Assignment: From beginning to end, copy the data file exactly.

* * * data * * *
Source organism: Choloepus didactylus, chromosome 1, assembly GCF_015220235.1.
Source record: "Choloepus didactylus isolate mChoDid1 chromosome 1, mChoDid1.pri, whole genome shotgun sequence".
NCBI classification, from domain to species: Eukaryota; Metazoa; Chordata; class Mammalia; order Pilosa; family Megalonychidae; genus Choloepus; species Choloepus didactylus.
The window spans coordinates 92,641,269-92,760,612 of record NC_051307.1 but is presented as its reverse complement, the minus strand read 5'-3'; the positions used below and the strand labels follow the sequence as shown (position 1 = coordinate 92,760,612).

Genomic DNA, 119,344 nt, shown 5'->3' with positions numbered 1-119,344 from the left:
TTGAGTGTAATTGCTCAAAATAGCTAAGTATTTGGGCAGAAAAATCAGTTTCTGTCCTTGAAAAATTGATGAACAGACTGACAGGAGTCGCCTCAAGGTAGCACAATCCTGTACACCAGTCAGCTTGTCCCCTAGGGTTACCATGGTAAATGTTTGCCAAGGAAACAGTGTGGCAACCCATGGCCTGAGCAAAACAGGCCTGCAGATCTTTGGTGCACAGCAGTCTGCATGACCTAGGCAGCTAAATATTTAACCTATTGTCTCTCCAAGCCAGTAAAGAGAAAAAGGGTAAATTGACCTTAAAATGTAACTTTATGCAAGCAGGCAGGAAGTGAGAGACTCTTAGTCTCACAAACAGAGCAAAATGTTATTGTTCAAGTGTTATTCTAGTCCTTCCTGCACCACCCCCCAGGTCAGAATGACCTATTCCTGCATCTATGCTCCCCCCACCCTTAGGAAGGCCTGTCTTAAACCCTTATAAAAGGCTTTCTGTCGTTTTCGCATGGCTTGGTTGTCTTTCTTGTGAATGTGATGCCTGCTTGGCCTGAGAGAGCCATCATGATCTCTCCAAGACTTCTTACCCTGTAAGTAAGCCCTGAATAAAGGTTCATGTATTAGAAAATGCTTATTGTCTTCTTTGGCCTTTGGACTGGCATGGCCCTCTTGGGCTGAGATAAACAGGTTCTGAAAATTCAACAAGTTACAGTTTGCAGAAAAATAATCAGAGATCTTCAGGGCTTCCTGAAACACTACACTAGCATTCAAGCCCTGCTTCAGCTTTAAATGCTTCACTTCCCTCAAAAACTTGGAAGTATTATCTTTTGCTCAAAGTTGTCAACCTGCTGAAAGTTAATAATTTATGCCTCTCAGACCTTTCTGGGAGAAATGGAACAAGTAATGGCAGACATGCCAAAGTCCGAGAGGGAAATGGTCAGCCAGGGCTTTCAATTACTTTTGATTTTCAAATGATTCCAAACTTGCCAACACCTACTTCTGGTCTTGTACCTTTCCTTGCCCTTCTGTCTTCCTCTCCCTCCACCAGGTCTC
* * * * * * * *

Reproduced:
Source organism: Choloepus didactylus, chromosome 1, assembly GCF_015220235.1.
Source record: "Choloepus didactylus isolate mChoDid1 chromosome 1, mChoDid1.pri, whole genome shotgun sequence".
NCBI classification, from domain to species: Eukaryota; Metazoa; Chordata; class Mammalia; order Pilosa; family Megalonychidae; genus Choloepus; species Choloepus didactylus.
The window spans coordinates 92,641,269-92,760,612 of record NC_051307.1 but is presented as its reverse complement, the minus strand read 5'-3'; the positions used below and the strand labels follow the sequence as shown (position 1 = coordinate 92,760,612).

Genomic DNA, 119,344 nt, shown 5'->3' with positions numbered 1-119,344 from the left:
TTGAGTGTAATTGCTCAAAATAGCTAAGTATTTGGGCAGAAAAATCAGTTTCTGTCCTTGAAAAATTGATGAACAGACTGACAGGAGTCGCCTCAAGGTAGCACAATCCTGTACACCAGTCAGCTTGTCCCCTAGGGTTACCATGGTAAATGTTTGCCAAGGAAACAGTGTGGCAACCCATGGCCTGAGCAAAACAGGCCTGCAGATCTTTGGTGCACAGCAGTCTGCATGACCTAGGCAGCTAAATATTTAACCTATTGTCTCTCCAAGCCAGTAAAGAGAAAAAGGGTAAATTGACCTTAAAATGTAACTTTATGCAAGCAGGCAGGAAGTGAGAGACTCTTAGTCTCACAAACAGAGCAAAATGTTATTGTTCAAGTGTTATTCTAGTCCTTCCTGCACCACCCCCCAGGTCAGAATGACCTATTCCTGCATCTATGCTCCCCCCACCCTTAGGAAGGCCTGTCTTAAACCCTTATAAAAGGCTTTCTGTCGTTTTCGCATGGCTTGGTTGTCTTTCTTGTGAATGTGATGCCTGCTTGGCCTGAGAGAGCCATCATGATCTCTCCAAGACTTCTTACCCTGTAAGTAAGCCCTGAATAAAGGTTCATGTATTAGAAAATGCTTATTGTCTTCTTTGGCCTTTGGACTGGCATGGCCCTCTTGGGCTGAGATAAACAGGTTCTGAAAATTCAACAAGTTACAGTTTGCAGAAAAATAATCAGAGATCTTCAGGGCTTCCTGAAACACTACACTAGCATTCAAGCCCTGCTTCAGCTTTAAATGCTTCACTTCCCTCAAAAACTTGGAAGTATTATCTTTTGCTCAAAGTTGTCAACCTGCTGAAAGTTAATAATTTATGCCTCTCAGACCTTTCTGGGAGAAATGGAACAAGTAATGGCAGACATGCCAAAGTCCGAGAGGGAAATGGTCAGCCAGGGCTTTCAATTACTTTTGATTTTCAAATGATTCCAAACTTGCCAACACCTACTTCTGGTCTTGTACCTTTCCTTGCCCTTCTGTCTTCCTCTCCCTCCACCAGGTCTC